For Heastie there is no boot camp, no pre-season practice, it’s learning to swim by being pushed off the end of the diving board. He could replicate Silver, the taciturn leader who operates behind the scene, the eminence grise, powerful and barely visible, or, the face of the Assembly, reviving the moribund Assembly that has been led by handful of shady powerbrokers.

The editorial board of the New York Times agrees,

“… more independence for legislators is only one item on a long list of reforms, and yes, such openness would make the Capitol a lot noisier. Also, it might take longer to craft and implement legislation. But the vote to replace an authoritarian speaker is a rare opportunity to breathe fresh air into a very stale place, and to begin reforming New York’s very broken system of government.”

Lyndon Johnson was thrust into the presidency,

“In his first address to Congress, on November 27, 1963, a few days after Kennedy was shot, LBJ told the legislators, ‘No memorial oration or eulogy could more eloquently honor President Kennedy’s memory than the earliest possible passage of the civil rights bill for which he fought so long.’

Using his consummate arm-twisting skills and bolstered by ongoing civil protests in the South, LBJ got the Civil Rights Act – outlawing segregation in restaurants, buses, and other public facilities – through Congress and signed it on July 2, 1964. It was the first significant civil rights bill since Reconstruction and changed the country forever.”

Johnson followed with the passage of the Voting Rights Act and the Elementary and Secondary Education Act.

The presumptive new speaker is noted for his political skills, and, while we can’t expect him to emulate LBJ he will be in a unique position, the opportunity to become the voice of a current sharply divided party that has meekly followed their sullen leader who was more concerned with enriching himself than enriching the citizens of the state.

Something tells me that until the vote on February 11th the governor’s operatives will be doing everything possible to sink Heastie’s candidacy. Did I see this episode on Scandal?

“We Need a Larger Room,” How Will the New Assembly Leadership Function in the Toxic Halls of Albany?

Sheldon Silver, the taciturn leader of the NYS Assembly was arrested, a full perp walk, and charged with using the power and prestige of his office to share in millions in legal fees from law firms with which he was affiliated: unseemly, for many despicable; whether his actions violate the law will be decided by a jury many, many months, maybe a year, down the road.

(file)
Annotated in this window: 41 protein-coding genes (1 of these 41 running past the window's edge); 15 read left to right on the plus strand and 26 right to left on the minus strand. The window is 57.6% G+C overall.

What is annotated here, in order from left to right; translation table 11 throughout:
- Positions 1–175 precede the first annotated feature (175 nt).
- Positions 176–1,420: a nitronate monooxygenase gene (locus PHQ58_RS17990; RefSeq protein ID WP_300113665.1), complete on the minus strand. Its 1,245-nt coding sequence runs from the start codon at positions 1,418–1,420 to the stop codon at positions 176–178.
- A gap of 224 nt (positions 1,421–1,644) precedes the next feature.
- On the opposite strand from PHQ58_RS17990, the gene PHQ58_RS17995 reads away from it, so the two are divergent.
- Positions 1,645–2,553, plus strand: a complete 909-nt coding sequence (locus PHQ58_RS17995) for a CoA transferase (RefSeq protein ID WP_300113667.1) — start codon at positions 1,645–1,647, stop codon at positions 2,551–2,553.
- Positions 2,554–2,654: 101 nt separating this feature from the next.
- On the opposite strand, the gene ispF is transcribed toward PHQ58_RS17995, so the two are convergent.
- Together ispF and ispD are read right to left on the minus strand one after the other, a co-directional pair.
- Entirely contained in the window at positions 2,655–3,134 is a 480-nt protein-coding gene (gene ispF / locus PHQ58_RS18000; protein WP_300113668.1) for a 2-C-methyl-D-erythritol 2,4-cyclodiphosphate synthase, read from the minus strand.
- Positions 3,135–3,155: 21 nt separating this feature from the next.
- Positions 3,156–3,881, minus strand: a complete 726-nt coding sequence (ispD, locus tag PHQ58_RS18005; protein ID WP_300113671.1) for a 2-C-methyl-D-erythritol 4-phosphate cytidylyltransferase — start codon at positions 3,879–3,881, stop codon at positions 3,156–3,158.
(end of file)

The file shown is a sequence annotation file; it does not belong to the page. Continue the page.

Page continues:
Legislative bodies are controlled by speakers and majority leaders selected by the political party in control of the body. Boehner in the House and McConnell in the Senate are in the news daily, frequent guests on the Sunday morning news programs and on C-SPAN every day, they are the face of their party.

Sheldon Silver was elected as Speaker of the NYS Assembly in 1994, his leadership was challenged in 2000, and he has ruled with a firm hand. Silver is not on talk shows, he does not give interviews, he appears brusque and aloof, a phrase here, a few words there, in many ways the anti-hero.

I am told he is an avid Ranger fan and a mediocre golfer, a trait shared with many New Yorkers.

Silver has succeeded in running an extremely diverse caucus with widely varying interests: urban/suburban/rural, White/Black/Hispanic, New York City versus the rest of the state, the competing five boroughs within New York City, the rural poor versus the wealthier suburban areas, and on and on. Silver has been masterful at juggling the interests around the state and negotiating budget deals that satisfied his conference.

He uses the power of his office to reward and punish members for real or perceived indiscretions. The conference is the Democratic caucus that convenes before or after each session: members only. The conference is an opportunity to speak freely in a “safe environment,” the unwritten rule: what is said in the conference stays in the conference. If a legislator whispers to a journalist, who writes an article with an “unnamed source,” the source might face the wrath of the Speaker.

The Speaker controls the Assembly, from assigning offices, to assigning coveted positions on committees or task forces, to naming committee chairs, and, to the all-important: which bills make it to the floor for votes.

Over the next two years, the election cycle, over 10,000 bills will be introduced into the Assembly and fewer than five hundred will eventually become law – less than five percent. The Speaker is the gatekeeper.

State legislatures vary enormously, in some members are part time; the New Hampshire legislature has four hundred members and when in session meets two days a week, and the total pay is $200 The Texas legislature meets every other year for 140 days, a salary of $28,000 every other year. The New York State legislature meets from January until mid-June, usually Monday through Wednesday, and Monday through Friday during budget time and in the closing weeks. Members are salaried, $79.500, with no raise since 1999, and a modest stipend to cover costs for the days the legislature is in session. Some legislators maintain law practices, or other employment, many have no other employment. All members have staffed offices in their districts.